Passion Terrell smiles with her son, Demarus. She said she’s felt “hopeless” at times watching her son in pain from sickle cell disease, which is why she’s teaming up with the American Red Cross to inspire blood donors at an upcoming drive.

The Red Cross and Passion’s new sickle cell awareness organization, The Strongest Warriors: Sickle Cell Strong, are encouraging African American blood donors to participate in this life-saving collection. About 30 donors are anticipated for this drive though numerous other drives are happening across Wisconsin during September, which is National Sickle Cell Awareness Month.

Terrell knows firsthand the “superpower” that blood donors share when making donations that help people like Demarus.

“It’s amazing, once he gets that blood in him, it’s like a different person. His breathing improves, his blood levels improve … it’s like his body wakes up,” Terrell said.

At a time when health information has never been more important, the Red Cross in April added sickle cell trait screening for self-identified African American blood donors. Tens of thousands of donors have taken advantage of this new feature over the past four months. This information is shared with donors as part of the update process in the weeks after having donated blood.

To make an appointment at a drive during Sickle Cell Awareness Month, visit RedCrossBlood.org, download the free Red Cross Blood Donor app from your app store or call (800) RED CROSS (733-2767).

Heroes, golf and goodies, all for a good cause at Northeast Wisconsin Heroes Classic

By American Red Cross staff

The American Red Cross will once again shine a light on heroes in northeast Wisconsin this September at an event that mixes inspiring stories, cool auction items, one-of-a-kind golf and support in the community.

The 2021 Northeast Wisconsin Heroes Classic will be held Sept. 1-19, through a mix of in-person golf and online engagement that benefits the mission of the American Red Cross in Wisconsin. The highlight of the event is the introduction of local heroes, from a variety of backgrounds and good deeds.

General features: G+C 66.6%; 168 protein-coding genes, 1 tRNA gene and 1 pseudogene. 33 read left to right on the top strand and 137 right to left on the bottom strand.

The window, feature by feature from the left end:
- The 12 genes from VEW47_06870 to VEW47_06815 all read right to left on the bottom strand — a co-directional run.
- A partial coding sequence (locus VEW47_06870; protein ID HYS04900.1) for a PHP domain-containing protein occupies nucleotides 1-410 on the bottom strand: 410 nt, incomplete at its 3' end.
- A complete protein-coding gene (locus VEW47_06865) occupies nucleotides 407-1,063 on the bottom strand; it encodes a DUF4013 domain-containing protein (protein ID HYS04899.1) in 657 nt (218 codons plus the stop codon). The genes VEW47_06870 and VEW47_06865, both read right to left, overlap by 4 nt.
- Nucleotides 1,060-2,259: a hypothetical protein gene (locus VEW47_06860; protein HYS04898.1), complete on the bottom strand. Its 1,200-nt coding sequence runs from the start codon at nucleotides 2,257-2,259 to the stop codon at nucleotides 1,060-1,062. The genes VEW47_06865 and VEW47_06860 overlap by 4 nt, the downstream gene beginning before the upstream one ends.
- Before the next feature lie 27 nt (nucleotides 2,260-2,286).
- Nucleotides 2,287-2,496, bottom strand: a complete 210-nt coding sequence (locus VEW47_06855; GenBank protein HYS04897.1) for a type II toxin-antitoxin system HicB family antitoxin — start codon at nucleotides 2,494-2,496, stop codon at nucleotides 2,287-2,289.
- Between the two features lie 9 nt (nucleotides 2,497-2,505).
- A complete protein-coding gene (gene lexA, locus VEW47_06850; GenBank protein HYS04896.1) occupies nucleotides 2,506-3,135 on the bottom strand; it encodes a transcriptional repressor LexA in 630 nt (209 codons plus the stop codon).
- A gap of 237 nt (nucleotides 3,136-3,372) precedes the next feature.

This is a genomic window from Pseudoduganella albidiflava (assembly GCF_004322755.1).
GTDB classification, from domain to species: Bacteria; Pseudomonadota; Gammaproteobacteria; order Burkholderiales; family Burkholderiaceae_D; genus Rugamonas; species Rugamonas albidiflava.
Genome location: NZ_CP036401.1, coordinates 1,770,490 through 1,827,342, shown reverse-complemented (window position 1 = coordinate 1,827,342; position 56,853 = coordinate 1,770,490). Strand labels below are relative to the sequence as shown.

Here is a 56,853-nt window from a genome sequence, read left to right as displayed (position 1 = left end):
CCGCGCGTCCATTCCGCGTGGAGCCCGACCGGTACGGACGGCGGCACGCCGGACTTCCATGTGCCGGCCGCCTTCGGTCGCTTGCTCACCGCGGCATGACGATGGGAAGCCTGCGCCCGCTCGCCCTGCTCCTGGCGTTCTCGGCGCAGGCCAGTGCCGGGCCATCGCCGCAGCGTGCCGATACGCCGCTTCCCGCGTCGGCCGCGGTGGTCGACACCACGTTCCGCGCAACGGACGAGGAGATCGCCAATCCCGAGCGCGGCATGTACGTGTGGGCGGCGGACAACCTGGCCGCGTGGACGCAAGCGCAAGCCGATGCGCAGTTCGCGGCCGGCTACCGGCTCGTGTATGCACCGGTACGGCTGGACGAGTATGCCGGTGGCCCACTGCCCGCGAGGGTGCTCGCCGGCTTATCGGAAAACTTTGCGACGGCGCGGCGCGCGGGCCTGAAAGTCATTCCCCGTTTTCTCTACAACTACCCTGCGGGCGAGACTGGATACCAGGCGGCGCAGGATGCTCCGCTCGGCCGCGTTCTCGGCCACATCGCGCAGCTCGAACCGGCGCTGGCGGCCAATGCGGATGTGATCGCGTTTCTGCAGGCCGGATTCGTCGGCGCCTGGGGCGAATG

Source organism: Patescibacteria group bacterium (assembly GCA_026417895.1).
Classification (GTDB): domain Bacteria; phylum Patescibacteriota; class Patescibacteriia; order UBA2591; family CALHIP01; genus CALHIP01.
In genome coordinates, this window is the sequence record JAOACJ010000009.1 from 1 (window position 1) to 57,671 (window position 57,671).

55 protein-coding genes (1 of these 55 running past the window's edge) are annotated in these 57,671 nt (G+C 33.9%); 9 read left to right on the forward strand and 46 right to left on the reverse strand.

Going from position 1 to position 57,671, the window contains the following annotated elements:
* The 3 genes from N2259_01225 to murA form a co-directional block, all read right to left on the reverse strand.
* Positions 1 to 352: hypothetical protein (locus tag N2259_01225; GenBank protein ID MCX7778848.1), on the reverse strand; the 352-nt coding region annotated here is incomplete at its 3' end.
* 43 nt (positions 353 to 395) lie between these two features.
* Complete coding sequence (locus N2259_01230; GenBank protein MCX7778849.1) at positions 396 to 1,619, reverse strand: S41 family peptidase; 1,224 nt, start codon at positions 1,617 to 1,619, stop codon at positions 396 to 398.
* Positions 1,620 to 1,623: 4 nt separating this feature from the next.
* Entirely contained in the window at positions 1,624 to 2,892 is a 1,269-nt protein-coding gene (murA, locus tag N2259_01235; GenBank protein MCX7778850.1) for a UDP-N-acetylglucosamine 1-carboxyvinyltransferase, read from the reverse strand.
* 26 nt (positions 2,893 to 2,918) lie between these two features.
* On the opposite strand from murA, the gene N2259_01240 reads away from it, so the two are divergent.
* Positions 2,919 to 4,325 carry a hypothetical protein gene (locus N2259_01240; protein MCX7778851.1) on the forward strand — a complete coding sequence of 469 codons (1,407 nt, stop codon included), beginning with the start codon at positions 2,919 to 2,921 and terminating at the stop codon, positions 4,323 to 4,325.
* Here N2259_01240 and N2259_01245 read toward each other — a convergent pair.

“These heroes give such a positive reminder of the good in our communities and it’s our privilege to honor each and every person,” said Steve Hansen, Executive Director, Northeast Wisconsin Chapter of the American Red Cross. “It’s just that much better to recognize these local heroes in a way that includes the fun of golf and a silent auction, and spirit of generosity that backs the mission of the Red Cross where we live and work.”

The 2021 Heroes are:

Adult Hero – Sgt. Andrew Miles (Outagamie County)

Animal Hero – Geller with handler Jeff Jorgenson (Winnebago County)

Emergency Responders – Sgt. Christopher Tappen & Deputy Cooper Walker (Brown County)

From the Heart – Percy VanLanen-Knaub, granddaughter Tara Bailey is accepting the award posthumously (Oconto County)

Youth – Parker Wilson (Outagamie County)

Military – Jason Ortscheid, Sam Skiff, Karsen Sherrick & Chris Rosene (Brown County)

Hero of the Year – Carson Molle (Outagamie County)

Golfing for the event can tee off anytime from Sept. 1-19, with in-person golf foursomes at North Shore Golf Club in Menasha. For golf sign-ups/details, contact Steve Hansen at steve.hansen@redcross.org.

The silent auction kicks off at 8 a.m., Sept. 7 and closes at 6 p.m., Sept. 17. To join the silent auction that supports the Red Cross mission as well as see the inspiring hero videos, click here. (Golf is not required for involvement and support; a separate registration for the auction and more are available here: https://e.givesmart.com/events/m1a/)

The Mission Moment sponsor is Northeast Chapter board member Sarah Ann Dressel, with a $15,000 match to double the generosity of event donors. Additional sponsors include: Presenting Sponsor – Schneider; Award Sponsors – Menasha Corporation, Jon & Wendy Suprise, Miller Electric, Paper Transport; Golf Cart Sponsor – Festival Foods; Lunch Sponsor – The Village Companies; and Golf Reception Sponsor – Green Bay Packers Give Back.

Mary Jane Thomsen brings excitement, ownership to new Red Cross leadership role in NW Wisconsin

By Justin Kern, American Red Cross

Last week, Mary Jane “MJ” Thomsen began her new role as Executive Director for the Northwest Wisconsin Chapter of the American Red Cross. But Thomsen is no stranger to the Red Cross, nor the Midwest.

Thomsen has been Executive Director for the Red Cross’ Greater St. Louis Chapter since April 2018, and she spent the prior nine years leading blood collection efforts for the Red Cross in Missouri and Illinois. Success in those roles meant collaboration with Air Force bases and NHL teams, as well as United Ways and Red Cross Community Volunteer Leaders. Her career began after a triple-major B.A. degree from the University of Minnesota – Duluth, and immersed herself in professional and community affiliations such as Rotary Clubs in St. Louis and Duluth, Association of Donor Recruitment Professionals, and English Springer Rescue America.